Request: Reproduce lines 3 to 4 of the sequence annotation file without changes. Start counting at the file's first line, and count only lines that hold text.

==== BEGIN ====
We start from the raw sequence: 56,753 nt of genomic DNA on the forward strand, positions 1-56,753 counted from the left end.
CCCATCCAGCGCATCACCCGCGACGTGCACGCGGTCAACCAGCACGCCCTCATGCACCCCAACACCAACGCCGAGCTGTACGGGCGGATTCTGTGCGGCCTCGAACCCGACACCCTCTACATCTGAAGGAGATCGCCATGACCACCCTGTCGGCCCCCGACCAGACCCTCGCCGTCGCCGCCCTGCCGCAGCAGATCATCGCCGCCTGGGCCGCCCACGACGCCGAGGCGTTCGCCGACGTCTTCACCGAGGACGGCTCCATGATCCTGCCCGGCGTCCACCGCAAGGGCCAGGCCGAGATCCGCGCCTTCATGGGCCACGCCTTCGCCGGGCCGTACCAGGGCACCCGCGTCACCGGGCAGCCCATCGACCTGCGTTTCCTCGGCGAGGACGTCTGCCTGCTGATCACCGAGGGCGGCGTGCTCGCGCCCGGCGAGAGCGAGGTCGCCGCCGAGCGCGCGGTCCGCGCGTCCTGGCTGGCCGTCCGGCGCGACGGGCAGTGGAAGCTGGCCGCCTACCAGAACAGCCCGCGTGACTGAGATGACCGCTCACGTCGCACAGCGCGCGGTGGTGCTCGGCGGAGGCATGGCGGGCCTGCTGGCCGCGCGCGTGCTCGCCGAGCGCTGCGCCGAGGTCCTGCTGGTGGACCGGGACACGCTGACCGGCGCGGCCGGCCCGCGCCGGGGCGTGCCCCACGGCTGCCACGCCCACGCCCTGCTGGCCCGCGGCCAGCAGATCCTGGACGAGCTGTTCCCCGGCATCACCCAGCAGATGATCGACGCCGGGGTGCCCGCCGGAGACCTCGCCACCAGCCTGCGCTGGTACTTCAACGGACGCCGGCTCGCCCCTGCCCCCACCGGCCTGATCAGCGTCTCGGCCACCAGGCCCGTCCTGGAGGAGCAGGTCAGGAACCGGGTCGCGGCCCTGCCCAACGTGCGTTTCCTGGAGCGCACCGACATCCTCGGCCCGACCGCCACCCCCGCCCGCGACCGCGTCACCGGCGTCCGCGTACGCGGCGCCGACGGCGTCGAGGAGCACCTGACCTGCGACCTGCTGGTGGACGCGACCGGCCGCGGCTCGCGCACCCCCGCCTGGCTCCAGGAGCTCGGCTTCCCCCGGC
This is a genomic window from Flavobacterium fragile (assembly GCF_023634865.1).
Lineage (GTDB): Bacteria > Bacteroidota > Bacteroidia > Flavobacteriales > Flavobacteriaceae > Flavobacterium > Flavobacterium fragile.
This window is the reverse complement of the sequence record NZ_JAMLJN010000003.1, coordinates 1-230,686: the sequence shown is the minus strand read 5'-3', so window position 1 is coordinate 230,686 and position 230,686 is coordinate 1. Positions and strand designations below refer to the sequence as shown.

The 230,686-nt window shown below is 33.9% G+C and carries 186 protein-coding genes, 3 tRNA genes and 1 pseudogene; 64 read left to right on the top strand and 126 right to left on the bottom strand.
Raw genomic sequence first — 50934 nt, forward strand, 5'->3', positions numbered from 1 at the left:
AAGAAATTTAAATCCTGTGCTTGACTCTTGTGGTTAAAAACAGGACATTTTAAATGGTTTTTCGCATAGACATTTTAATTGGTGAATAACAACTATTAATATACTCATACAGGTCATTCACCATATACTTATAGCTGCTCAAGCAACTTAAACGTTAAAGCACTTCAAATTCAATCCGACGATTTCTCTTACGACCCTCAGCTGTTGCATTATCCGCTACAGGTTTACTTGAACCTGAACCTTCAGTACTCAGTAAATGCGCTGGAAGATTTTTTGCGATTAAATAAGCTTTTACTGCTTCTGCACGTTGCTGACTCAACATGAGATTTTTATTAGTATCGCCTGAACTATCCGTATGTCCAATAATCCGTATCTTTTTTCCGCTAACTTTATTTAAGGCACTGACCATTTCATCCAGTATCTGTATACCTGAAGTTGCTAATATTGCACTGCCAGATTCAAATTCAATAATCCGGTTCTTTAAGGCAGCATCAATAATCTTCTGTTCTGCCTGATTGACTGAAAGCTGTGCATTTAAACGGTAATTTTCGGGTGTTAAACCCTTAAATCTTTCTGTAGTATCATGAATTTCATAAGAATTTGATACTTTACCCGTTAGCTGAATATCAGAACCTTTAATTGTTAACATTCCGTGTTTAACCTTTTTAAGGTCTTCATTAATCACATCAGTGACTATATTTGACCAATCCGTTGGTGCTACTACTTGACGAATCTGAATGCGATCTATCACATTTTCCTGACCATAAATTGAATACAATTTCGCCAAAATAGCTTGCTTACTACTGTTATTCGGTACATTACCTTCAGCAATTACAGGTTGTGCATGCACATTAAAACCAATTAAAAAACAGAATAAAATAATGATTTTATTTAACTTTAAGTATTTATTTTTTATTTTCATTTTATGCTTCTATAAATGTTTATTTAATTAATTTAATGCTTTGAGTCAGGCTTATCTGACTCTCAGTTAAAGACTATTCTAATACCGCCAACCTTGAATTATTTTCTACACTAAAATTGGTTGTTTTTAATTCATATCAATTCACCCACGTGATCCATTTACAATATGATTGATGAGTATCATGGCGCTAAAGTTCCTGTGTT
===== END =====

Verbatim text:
This is a genomic window from Flavobacterium fragile (assembly GCF_023634865.1).
Lineage (GTDB): Bacteria > Bacteroidota > Bacteroidia > Flavobacteriales > Flavobacteriaceae > Flavobacterium > Flavobacterium fragile.